The world’s longest commercial flights are set to disappear with Singapore’s newly announced A380 & A350 order. One of the stipulations of the order is that Airbus agrees to acquire the five Singapore A340-500s currently in service, including those used on the EWR-SIN and LAX-SIN routes. The aircraft will be removed from service in Q4 2013.
As part of the deal, Airbus has agreed to acquire SIA’s five A340-500s, which will be removed from service in the fourth quarter of the 2013 calendar year, in line with the Airline’s policy to maintain a young fleet. This will result in the cessation of non-stop flights between Singapore and Los Angeles and between Singapore and Newark, in the absence of replacement aircraft in the SIA fleet with sufficient range and operating economics. Although disappointing that we will be halting these services, we remain very committed to the US market. Over the past two years we have increased capacity to both Los Angeles and New York by deploying A380 superjumbos on flights via Tokyo and Frankfurt. We will also continue to explore additional options to enhance our US services.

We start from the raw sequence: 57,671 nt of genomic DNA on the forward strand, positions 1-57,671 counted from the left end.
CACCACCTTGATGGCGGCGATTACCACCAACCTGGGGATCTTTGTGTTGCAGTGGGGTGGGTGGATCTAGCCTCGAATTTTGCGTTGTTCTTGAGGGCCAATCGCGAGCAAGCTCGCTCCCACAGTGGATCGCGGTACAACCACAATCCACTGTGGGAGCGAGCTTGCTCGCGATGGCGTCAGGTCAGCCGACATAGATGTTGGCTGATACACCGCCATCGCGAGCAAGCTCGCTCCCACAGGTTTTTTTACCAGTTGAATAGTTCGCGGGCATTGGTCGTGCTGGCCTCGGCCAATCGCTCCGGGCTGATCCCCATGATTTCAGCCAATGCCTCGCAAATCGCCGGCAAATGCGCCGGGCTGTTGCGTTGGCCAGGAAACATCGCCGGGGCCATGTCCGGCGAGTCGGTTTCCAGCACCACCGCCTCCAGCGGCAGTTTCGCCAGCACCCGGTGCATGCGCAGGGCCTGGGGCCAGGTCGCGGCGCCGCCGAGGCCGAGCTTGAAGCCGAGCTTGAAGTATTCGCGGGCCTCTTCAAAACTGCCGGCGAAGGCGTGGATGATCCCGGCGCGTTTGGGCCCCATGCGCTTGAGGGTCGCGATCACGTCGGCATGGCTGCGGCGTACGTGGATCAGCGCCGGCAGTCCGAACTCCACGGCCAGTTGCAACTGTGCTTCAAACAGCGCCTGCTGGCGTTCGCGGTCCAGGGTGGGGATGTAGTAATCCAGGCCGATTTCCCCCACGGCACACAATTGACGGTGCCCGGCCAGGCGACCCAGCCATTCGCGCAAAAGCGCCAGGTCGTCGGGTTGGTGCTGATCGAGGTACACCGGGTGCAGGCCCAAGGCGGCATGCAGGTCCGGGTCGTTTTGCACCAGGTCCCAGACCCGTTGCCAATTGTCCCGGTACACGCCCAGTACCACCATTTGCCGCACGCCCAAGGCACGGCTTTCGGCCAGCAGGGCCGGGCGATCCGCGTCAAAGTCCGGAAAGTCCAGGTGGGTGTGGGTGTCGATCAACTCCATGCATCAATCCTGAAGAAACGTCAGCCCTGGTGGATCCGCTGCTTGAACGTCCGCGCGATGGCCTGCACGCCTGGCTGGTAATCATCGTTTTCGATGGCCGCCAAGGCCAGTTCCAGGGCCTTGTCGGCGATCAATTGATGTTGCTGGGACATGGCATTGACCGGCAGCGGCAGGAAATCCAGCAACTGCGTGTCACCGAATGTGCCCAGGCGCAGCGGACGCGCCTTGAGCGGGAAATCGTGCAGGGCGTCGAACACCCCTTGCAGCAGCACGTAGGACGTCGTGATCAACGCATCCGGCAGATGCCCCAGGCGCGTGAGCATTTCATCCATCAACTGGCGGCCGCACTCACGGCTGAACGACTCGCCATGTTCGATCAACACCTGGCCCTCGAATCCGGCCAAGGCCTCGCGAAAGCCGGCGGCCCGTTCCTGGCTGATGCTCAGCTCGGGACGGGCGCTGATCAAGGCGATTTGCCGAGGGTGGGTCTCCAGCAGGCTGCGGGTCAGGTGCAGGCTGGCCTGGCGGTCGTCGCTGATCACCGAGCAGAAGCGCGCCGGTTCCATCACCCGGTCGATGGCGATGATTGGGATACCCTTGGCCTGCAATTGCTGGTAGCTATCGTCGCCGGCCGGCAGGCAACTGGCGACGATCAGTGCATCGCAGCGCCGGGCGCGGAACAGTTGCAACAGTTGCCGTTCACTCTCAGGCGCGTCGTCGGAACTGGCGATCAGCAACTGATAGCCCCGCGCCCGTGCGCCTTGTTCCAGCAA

This also marks the end of Singapore Airlines service to Newark, even though it’s a hub for Star Alliance partner United. Instead, all New York flights will be operated from JFK. The world’s longest flight title will also shift to Qantas’ SYD-DFW flight (7454nm) and Delta’s JNB-ATL flight (7334nm). See this post, The World’s Longest Flights – How Many Have You Flown to see what the updated list will look like with the first two flights removed.
Truly a sad day for aviation fans and aspirational award enthusiasts. Remember, Singapore began releasing saver first and business class award seats to their KrisFlyer members several months ago and Star Alliance partners have had access to a few last minute award seats as well. I was successful in finding award availability using United’s website about three days prior to the departure date. I would be on the lookout so you can experience the EWR-SIN all business class flight at 8285nm and almost 19 hours of flying time before it disappears into the record books! Related Post – Trip Report – Singapore Airlines EWR-SIN using UA Miles.